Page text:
The British Medical Association will be debating whether a radical change in medical law is needed to allow the NHS to buy organs from living donors in Britain and Europe.
Professor John Harris, from Manchester University, argues that people should get the right to sell a kidney, part of their liver, or bone marrow.
Some doctors have suggested that such a scheme, if properly run, could ease the huge shortfall in organ supplies.
But a spokesperson said that despite the discussion the BMA will maintain its long-held objection to creating a marketplace for organ donors.
Is it time for an open "ethical market" in organs? Would you put your organs up for sale?
The following comments reflect the balance of views we have received:
No and No, just because something is already happening does not mean we should just legalise it. Removal of a kidney is not a trivial procedure and has many have pointed out only the desperate would resort to this for money. I carry a donor card and am on the bone marrow register and I agree with the idea of an opt out policy with regard to donation. Also I choose to carry a donor card and do not believe my choice should be potentially overruled by a family member should it ever come about.
We are horrified by 17th century tales of the poor forced to sell their teeth for dentures or their hair for wigs, applauding ourselves for having become so 'civilised' in comparison. I think I rest my case!
Amanda, Paris, France
It is a fundamental principle of medical ethics that anyone undergoing a procedure such as donating an organ must do so entirely of their own free will.
Selling organs sounds great in theory, but let's face it, how much free will is really involved if you're about to have your house repossessed and someone offers you a five-figure sum for a kidney?
It is totally unacceptable for anyone to be put under pressure to donate organs, and that pressure would be simply unavoidable if money were allowed to change hands.
Won't this just constitute a further divide between the affluent and poorer members of our society? Would those with money really sell an organ, when money is not a driver for them? No, the organs would come from impoverished people desperately needing an injection of money into their family homes. Exploitation comes to mind. Fair enough, it's our bodies and we should be able to do what we like with our organs, but not at the price of exploitation. Would these people pay the 'real price' later in life?
Mia, North East, UK
Has professor John Harris sold his organs? Or is it just for people who are so desperate for money that they would consider selling there body bit by bit. It wasn't long ago doctors informed us animal parts could be used, in which case there would not be the need for anybody still living to donate parts they are using.
Everyone should by default be an organ donor when they pass away. If you don't want to be a donor, you should have to sign something to say so or carry a card. However, selling body parts should be completely illegal. It will most certainly create a system that will adversely affect the poorest parts of society.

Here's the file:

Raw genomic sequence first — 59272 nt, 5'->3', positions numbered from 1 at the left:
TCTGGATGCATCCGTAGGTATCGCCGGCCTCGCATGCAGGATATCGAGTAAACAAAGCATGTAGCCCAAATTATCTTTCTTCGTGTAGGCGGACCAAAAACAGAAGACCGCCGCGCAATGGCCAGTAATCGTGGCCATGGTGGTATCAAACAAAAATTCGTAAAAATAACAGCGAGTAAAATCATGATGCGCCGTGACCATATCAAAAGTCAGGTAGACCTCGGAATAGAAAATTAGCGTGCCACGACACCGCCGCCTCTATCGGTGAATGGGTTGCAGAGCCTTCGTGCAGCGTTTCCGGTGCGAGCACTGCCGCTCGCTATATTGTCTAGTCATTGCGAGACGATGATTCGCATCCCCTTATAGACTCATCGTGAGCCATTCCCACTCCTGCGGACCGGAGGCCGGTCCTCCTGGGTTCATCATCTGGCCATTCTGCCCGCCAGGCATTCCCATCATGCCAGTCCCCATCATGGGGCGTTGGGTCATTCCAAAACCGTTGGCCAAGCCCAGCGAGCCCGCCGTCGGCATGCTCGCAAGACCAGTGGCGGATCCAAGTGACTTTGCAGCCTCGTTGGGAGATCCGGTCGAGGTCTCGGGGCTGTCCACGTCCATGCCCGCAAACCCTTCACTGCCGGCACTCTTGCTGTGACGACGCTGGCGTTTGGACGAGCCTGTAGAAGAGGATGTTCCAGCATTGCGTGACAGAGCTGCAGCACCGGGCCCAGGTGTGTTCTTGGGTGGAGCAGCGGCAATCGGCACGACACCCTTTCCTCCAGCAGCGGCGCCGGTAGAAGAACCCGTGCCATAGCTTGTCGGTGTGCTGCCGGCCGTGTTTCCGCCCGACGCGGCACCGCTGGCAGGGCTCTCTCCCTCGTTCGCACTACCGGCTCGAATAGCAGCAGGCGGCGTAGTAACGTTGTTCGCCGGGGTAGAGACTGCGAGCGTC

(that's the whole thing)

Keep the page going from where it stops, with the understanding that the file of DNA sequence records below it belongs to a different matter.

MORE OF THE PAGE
Well I was thinking of getting an organ donor card, gifting my organs to help others after my death. But since I may now be able to get a few quid for my extraneous organs, perhaps I'll do that instead. Plus of course I'll be alive to spend my cash windfall from the publicly funded NHS. Spleen for sale £800 o.n.o. - one careful owner. Strapped for cash hence advert. Well done the BMA - your stupidest idea yet.
Chris H, UK
My body, my right to choose. I don't see why there should be any restrictions on someone selling an organ to a willing recipient any more than them selling an hour of their time to an employer. I certainly think that people's organs should be viewed as part of their estate at death, and the proceeds of the sale of these should be available to their relatives. Of course, there would be a need for stringent controls to ensure that live-donations were made without coercion and that the proper market-price was paid for them.
David Moran, Scotland/Australia
Removal of a major organs is a serious under-taking, involving weeks of aftercare and the possibility of complications and infections! People must be crazy to contemplate it. (David Russell, UK 'Your organs are part of your body - if you wish to sell them then why should anyone else have the right to tell you no?' - short of possibly making yourself ill!) Rather, we should have an 'opt-out' donor scheme. I won't be needing my organs where I go after this life.
This is not a question of the rich 'buying' others' organs. It's a question of one's choice to SELL their organs - the choice is entirely in the hands of the seller. It's their body - let them decide what they want to do with it, provided they are aware of the ramifications and risks. Incidentally, I think the 'opt out' instead of 'opt in' idea for organ donation is an excellent one. The impact of the increased organ availability on the live organ sales market would make the question of live organ sales more of a non-issue.
Ryan D., England
Coming from the states with it terribly mismanaged health care system, this idea horrifies me. There are many risks associated with transplant donation, as previously stated. However, my biggest fear if something like this were implemented here would be that the price of an organ would be so high that only the very wealthy could afford them. Much the way many medications and procedures are here currently.
When I worked for a pharmaceutical company, I sold a unit of blood for their research. I felt a bit bad that I wasn't giving it to the National Blood Service, but I was a new graduate and money was tight. I would probably sell a part of an organ if money was tight again, but I'm already on the bone marrow donor register and I'm happy to do that for free. I think giving an organ should be as simple as giving blood, but that won't happen, and I think paying for them is the only way the NHS is likely to be able to meet the demand. Perhaps recipients should be asked to give a donation towards the cost of an organ if they can afford it.
Sarah, Reading, UK
Donating an organ is major surgery requiring weeks of recovery. Only the desperate would sell organs to strangers. A better choice would be to require organ donation of deceased as they do in Belgium. Many times the doctors don't even ask.
Your organs are part of your body - if you wish to sell them then why should anyone else have the right to tell you no?
David Russell, UK